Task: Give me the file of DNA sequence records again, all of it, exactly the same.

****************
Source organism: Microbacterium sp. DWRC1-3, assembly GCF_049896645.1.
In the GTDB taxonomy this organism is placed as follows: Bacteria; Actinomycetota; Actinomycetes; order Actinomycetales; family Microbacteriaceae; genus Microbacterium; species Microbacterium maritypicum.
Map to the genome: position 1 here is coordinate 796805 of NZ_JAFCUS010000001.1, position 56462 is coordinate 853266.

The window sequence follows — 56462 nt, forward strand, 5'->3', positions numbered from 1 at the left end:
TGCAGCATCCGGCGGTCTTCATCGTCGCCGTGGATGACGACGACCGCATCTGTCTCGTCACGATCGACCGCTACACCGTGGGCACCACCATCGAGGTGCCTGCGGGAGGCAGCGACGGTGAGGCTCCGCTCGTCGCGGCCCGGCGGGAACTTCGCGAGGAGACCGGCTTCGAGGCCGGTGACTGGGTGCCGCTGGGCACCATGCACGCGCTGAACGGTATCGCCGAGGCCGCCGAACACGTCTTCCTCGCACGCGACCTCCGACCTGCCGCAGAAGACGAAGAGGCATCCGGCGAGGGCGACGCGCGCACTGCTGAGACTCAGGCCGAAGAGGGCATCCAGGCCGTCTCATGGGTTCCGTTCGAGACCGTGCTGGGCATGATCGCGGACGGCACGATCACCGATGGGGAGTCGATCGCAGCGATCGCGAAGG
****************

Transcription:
Source organism: Microbacterium sp. DWRC1-3, assembly GCF_049896645.1.
In the GTDB taxonomy this organism is placed as follows: Bacteria; Actinomycetota; Actinomycetes; order Actinomycetales; family Microbacteriaceae; genus Microbacterium; species Microbacterium maritypicum.
Map to the genome: position 1 here is coordinate 796805 of NZ_JAFCUS010000001.1, position 56462 is coordinate 853266.

The window sequence follows — 56462 nt, forward strand, 5'->3', positions numbered from 1 at the left end:
TGCAGCATCCGGCGGTCTTCATCGTCGCCGTGGATGACGACGACCGCATCTGTCTCGTCACGATCGACCGCTACACCGTGGGCACCACCATCGAGGTGCCTGCGGGAGGCAGCGACGGTGAGGCTCCGCTCGTCGCGGCCCGGCGGGAACTTCGCGAGGAGACCGGCTTCGAGGCCGGTGACTGGGTGCCGCTGGGCACCATGCACGCGCTGAACGGTATCGCCGAGGCCGCCGAACACGTCTTCCTCGCACGCGACCTCCGACCTGCCGCAGAAGACGAAGAGGCATCCGGCGAGGGCGACGCGCGCACTGCTGAGACTCAGGCCGAAGAGGGCATCCAGGCCGTCTCATGGGTTCCGTTCGAGACCGTGCTGGGCATGATCGCGGACGGCACGATCACCGATGGGGAGTCGATCGCAGCGATCGCGAAGG